Battle of the Bands, Part 1, The Beatles vs. The Rolling Stones, I Wanna Be Your Man

Posted in Battle of the Bands, The Beatles, The Rolling Stones on March 22nd, 2012 by Willie

I was sitting around my new apartment, feeling kind of directionless and antsy, when a genius idea struck my temple.  Get this, you take bands, and you pit them in some sort of competition, almost like a battle.  Then, after all the notes are sung, and the riffs are all licked, you determine a winner, like a contest.  I call this totally original idea, “The Battle of the Bands!”  I feel like the alliteration of “B’s” give it that extra kick of specialness.  So, for round one, I have two special groups from England.  The first group is your mother’s favorite, the clean cut Rolling Stones.  The second group are the rebellious and sexually suggestive group of teenaged rebels known as the Beatles.  The song to be rocked over is “I Wanna Be Your Man,” a Lennon/McStarkey original.  Legend has it that the Rolling Stones were bored of being London nobodies, and asked their extremely famous buddies, the Beatles to give them a hand.  True to form, the Beatles lent them not a hand, but a MAN!  Hahaha, oh boy, I’m cracklin’ today, so I present  “I Wanna Be Your Man” first sung by the Beatles lead singer, Ringo!  Be careful when you press play, it’s like opening up a can of soda set to explode!

Now it’s time for the Rolling Stones to have their say.  I found an interesting clip from some British documentary on the Rolling Stones early rise, which is full of gravitas and veiled technicolor danger, so dig the opening before the Stones launch into their boozy version…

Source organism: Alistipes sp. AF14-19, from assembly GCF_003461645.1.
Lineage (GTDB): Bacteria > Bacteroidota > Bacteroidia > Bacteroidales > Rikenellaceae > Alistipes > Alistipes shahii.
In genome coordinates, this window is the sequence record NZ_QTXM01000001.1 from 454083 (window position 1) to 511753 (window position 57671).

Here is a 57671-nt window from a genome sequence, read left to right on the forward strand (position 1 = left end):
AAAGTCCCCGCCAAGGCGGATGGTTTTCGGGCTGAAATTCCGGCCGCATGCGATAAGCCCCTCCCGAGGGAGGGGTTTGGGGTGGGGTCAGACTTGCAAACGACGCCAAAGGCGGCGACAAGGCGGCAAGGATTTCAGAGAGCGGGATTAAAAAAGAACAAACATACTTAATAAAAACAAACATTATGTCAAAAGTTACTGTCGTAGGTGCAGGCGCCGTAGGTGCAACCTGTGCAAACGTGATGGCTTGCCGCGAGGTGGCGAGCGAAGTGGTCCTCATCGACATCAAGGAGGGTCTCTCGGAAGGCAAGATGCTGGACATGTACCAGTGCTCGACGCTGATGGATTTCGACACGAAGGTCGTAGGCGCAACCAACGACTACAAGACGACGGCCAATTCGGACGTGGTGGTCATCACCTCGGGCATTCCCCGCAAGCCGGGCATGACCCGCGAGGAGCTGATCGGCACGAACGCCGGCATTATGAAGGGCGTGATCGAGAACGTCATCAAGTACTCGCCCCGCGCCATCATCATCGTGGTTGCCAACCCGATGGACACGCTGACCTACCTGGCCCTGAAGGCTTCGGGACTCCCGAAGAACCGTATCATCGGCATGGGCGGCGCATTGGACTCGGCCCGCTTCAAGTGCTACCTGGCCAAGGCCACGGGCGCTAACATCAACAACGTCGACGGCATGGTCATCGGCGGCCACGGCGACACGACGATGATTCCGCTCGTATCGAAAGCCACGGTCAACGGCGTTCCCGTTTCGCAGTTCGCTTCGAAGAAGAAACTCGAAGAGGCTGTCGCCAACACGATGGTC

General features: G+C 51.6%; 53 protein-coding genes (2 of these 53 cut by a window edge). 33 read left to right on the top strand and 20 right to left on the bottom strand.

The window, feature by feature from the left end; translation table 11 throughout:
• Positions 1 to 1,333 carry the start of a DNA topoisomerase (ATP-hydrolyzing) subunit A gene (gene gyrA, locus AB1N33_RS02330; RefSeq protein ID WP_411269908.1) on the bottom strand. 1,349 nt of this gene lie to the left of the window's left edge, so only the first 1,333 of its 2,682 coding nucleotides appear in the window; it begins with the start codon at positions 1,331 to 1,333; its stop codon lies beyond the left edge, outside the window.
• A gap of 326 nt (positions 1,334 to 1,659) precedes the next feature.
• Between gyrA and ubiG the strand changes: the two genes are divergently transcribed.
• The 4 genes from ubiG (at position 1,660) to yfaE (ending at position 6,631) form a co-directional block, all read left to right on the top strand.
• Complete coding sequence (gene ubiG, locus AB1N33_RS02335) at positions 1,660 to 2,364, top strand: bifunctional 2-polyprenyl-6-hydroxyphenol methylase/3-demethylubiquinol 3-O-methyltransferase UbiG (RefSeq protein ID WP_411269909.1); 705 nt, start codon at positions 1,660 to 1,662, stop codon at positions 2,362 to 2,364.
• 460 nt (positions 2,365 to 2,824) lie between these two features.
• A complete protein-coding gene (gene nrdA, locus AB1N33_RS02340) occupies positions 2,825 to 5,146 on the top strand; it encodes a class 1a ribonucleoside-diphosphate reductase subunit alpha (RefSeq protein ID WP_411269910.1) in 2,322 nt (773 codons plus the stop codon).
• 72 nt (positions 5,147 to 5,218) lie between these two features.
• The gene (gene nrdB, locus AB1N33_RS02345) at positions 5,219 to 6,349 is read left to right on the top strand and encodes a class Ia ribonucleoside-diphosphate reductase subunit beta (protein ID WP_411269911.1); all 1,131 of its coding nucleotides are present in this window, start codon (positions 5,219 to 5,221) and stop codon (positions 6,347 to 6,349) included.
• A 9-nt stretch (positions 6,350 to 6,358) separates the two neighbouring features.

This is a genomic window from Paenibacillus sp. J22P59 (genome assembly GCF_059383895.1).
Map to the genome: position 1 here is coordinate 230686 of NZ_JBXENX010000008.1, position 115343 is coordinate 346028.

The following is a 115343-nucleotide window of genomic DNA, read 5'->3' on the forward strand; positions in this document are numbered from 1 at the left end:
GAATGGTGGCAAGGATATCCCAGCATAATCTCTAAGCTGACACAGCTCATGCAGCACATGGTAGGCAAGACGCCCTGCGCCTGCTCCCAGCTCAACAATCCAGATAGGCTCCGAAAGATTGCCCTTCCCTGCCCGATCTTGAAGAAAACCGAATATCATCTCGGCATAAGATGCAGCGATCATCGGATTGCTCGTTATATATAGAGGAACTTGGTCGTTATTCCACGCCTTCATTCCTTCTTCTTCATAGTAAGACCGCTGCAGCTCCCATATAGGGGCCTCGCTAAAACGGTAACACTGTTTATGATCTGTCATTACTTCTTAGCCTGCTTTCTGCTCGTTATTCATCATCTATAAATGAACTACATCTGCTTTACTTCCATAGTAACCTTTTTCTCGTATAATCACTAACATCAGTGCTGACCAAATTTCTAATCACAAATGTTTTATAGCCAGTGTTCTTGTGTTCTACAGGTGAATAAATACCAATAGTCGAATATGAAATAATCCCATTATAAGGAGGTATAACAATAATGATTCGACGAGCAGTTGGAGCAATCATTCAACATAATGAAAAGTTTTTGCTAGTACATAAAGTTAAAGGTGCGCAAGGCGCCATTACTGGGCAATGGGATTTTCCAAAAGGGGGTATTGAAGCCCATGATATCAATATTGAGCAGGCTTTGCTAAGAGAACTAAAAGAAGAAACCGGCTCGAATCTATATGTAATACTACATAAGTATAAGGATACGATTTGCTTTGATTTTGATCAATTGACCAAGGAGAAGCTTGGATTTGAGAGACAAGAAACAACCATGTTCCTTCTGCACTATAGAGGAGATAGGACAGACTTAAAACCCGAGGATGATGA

Now, that you’ve dug a double dose of ridiculous rock and roll raga, it’s time to crown the winners.

BEST DRUMMING:  Ringo.  Charlie Watts is a fantastic drummer, but Ringo puts on a clinic in the Beatle version.  His drumming is crisp, not too splashy, and has a cool mod feel, plus he achieves all this and sings lead at the same time.  Sorry Charlie, maybe next time.

BEST BASS PLAYING:  TIE!  Paul McCartney gives an airplane buzz of stylish riffs and fast paced awesomeness, while Bill Wyman lays down a funky jungle beat.  There is no clear winner hear.

BEST RHYTHM GUITAR:  Keith Richards.  John Lennon has his patented mercy-side shuffle, keeping up with and doubling Paul’s bass lines, but Keith Richards invents some kind of chunky railroad rhythm that is like a cross between Buddy Holly and Chuck Berry.  It’s addictive, strange, and I love it.

BEST LEAD GUITAR:  George Harrison.  While I think the slide guitar gimmick that Brian Jones came up with for the song matches the Stone’s arrangement, I find it kind of annoying.  Meanwhile, George Harrison plays lead rhythm, lead guitar, and a wicked little country solo.  It’s sharp and cool, and its one of things that make George incredible.

BEST GROUP SINGING:  The Beatles.  The Beatles sound like a cool onyx cube of perfection, singing as a group, backing up Ringo.  Their voices sound like a jet engine of power, encapsulating the source of Beatlemania.  The Stones sound like a gang of hooligans, shouting, scratching, and stabbing their way through a seedy London pub.  Don’t get me wrong, it’s totally awesome, but the Beatles sound like visitors from the future spreading advanced technology with every note they sing.  The Beatles had 4 lead singers.  Ringo, while not technically good, sings on key, with total humanity and no pretension.  George had a beautiful medieval sounding English voice matching his gaunt knightly appearance.  His role as 3rd harmonist also gave the Beatles vocals a rich and distinctly Liverpudlian edge.  Paul McCartney was the Beatles ultimate weapon, like a golden sword.  His voice soars high like Bono and Little Richard combined, but is more versatile, and capable of fantastic mimicry.  He could sing like a psychedelic maniac, a garage rocker, and a mystical angel.  The best thing about Paul McCartney’s voice is when it merges with John Lennon’s, simulating the sonic experience of listening to the birth of the universe.  John Lennon’s voice was perfect for rock and roll; a full throated roar of passion and soul.  It’s also a sort of horizontal hypnotic harmonic noise that fills out your ears perfectly, especially when combined with Paul’s.